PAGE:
- Highly Educational. Starting a blog is an effective way to learn about digital publishing and become a better writer.
- Future Value. If your blog grows, you can benefit from semi-passive income each month or even sell the website down the line.
- Great for Business Students. Running a blog is similar to running a business. As a blog owner, you’re responsible for creating a business plan and allocating your time and resources to spur growth. Growing a successful blog is a great way to prove you understand the fundamentals of marketing and running an online publication.
- Highly Competitive. Digital publishing is immensely competitive, and there is no guarantee of income or growth.
- Significant Work. Starting a profitable blog will take months or even years of work for the average blogger. If you have a busy school schedule, this could be a difficult online job to manage.
- Upfront Investment. It’s possible to blog for free. However, money-making blogs typically use their own domain name, hosting plan, and website theme. These are all upfront costs, so blogging is not ideal for anyone struggling financially.
If you need to make money quickly or have a hectic schedule, don’t start a blog. However, if you want to acquire a host of new skills in digital publishing and to grow your own online business, starting a blog is a great online job for college students to tackle. Plus, getting started is quick and easy. Bluehost lets you set up a domain and WordPress hosting in just minutes.
6. Graphic Design
If you study graphic design or already have photoshop or editing skills, working as a freelance graphic designer is a natural fit.
Graphic design is a broad category. As a freelance graphic designer, there are several common types of jobs you will find, including:
- Logo design
- Website design
- Brochure, pamphlet, or business card work
- Company branding — this could include everything from packaging and labeling design to complete website overhauls
Essentially, anytime a business needs artistic or graphic related work but lacks an in-house specialist, they hire a freelance graphic designer.
According to ZipReruiter, graphic designers earn $23 per hour on average. The greatest challenge for students getting into this online job will be building their portfolio and finding clients.
As with virtual assistant work, marketplaces such as Upwork or Fiverr are one way to search for potential clients.
Finally, you can also turn to your own network to find work or build a portfolio. If you know a small-business owner in need of a new website or logo, offer to help them for an affordable rate. This will allow you to build your portfolio and gain experience while helping someone you know.
Graphic Design Pros
- Portfolio Building. A portfolio is absolutely essential for anyone getting into graphic design. Therefore, starting this online job during college is a great way to get a head start on your career.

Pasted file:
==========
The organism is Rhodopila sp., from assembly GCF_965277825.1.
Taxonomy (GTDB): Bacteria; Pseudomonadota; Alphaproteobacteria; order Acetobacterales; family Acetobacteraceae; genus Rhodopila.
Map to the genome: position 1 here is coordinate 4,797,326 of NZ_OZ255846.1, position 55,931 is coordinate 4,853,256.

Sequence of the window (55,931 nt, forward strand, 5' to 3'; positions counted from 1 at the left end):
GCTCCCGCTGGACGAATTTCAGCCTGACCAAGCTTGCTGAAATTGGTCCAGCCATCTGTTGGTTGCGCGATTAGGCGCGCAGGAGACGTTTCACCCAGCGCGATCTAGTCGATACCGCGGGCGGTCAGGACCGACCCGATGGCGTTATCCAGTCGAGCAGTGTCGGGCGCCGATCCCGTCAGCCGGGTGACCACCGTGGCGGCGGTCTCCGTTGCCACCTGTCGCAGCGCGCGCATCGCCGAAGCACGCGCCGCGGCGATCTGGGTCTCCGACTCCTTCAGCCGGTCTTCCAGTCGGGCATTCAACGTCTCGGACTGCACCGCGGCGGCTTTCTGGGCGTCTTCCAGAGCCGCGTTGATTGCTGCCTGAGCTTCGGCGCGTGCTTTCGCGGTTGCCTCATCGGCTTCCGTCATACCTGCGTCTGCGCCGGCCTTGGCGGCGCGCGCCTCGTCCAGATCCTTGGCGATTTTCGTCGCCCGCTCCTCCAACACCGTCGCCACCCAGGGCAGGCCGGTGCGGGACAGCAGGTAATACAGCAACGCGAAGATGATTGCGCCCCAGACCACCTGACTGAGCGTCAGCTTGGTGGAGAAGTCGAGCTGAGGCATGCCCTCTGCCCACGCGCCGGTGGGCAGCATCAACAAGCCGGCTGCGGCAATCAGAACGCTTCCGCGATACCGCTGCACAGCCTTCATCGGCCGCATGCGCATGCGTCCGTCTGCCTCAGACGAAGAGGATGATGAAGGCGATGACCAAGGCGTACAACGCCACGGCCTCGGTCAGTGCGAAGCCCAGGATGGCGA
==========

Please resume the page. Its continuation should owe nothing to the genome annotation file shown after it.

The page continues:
- Great for Graphic Design or Media Arts Students. Finding freelance design work during your time in college is the best way to gain industry experience and further your education.
- Network Expansion. If you please a client, there’s a chance they will rehire you for future graphic design work or recommend you to other business owners.
Graphic Design Cons
- Competition. As with virtual assistant work, companies are increasingly outsourcing graphic design offshore for the sake of affordability. This competition can make it harder to find well-paying jobs.
- Communication Issues. Graphic design work is highly subjective. To avoid going back and forth with picky clients, it’s important to outline exactly what services you provide and how many revisions you offer. Learning how to communicate with clients and avoid nonbillable work is important for this job.
- Low Starting Pay. As with freelance writing, you may have to take on lower-paying jobs at the start to build your portfolio.
- Software Needs. Many graphic designers use programs like Adobe Illustrator and Photoshop, which require online membership. There are student discounts, but this is a cost to consider.
Despite the competition, freelance graphic design is an excellent online student job for anyone studying graphic design or with career aspirations in the field. Building your portfolio while you’re in school will make finding work after you graduate much easier than starting from scratch.
7. Data Entry
It isn’t possible to automate every task. Therefore, businesses often turn to data entry clerks to keep their databases up to date or to verify existing database information is correct.
Every data entry job is different. Some might require a data entry clerk to update information using audio recordings, whereas others might simply involve adding new customer information to an existing database.
Data entry requires a high level of attention to detail. Being able to quickly and accurately type information is also important to ensure your work is error-free and you maintain a decent hourly rate.
Data entry clerks earn $13.32 per hour, according to PayScale. It’s possible to find part-time data entry work on remote job sites like Flexjobs, Amazon Mechanical Turk, or by searching job boards like Indeed or Monster.
Data Entry Pros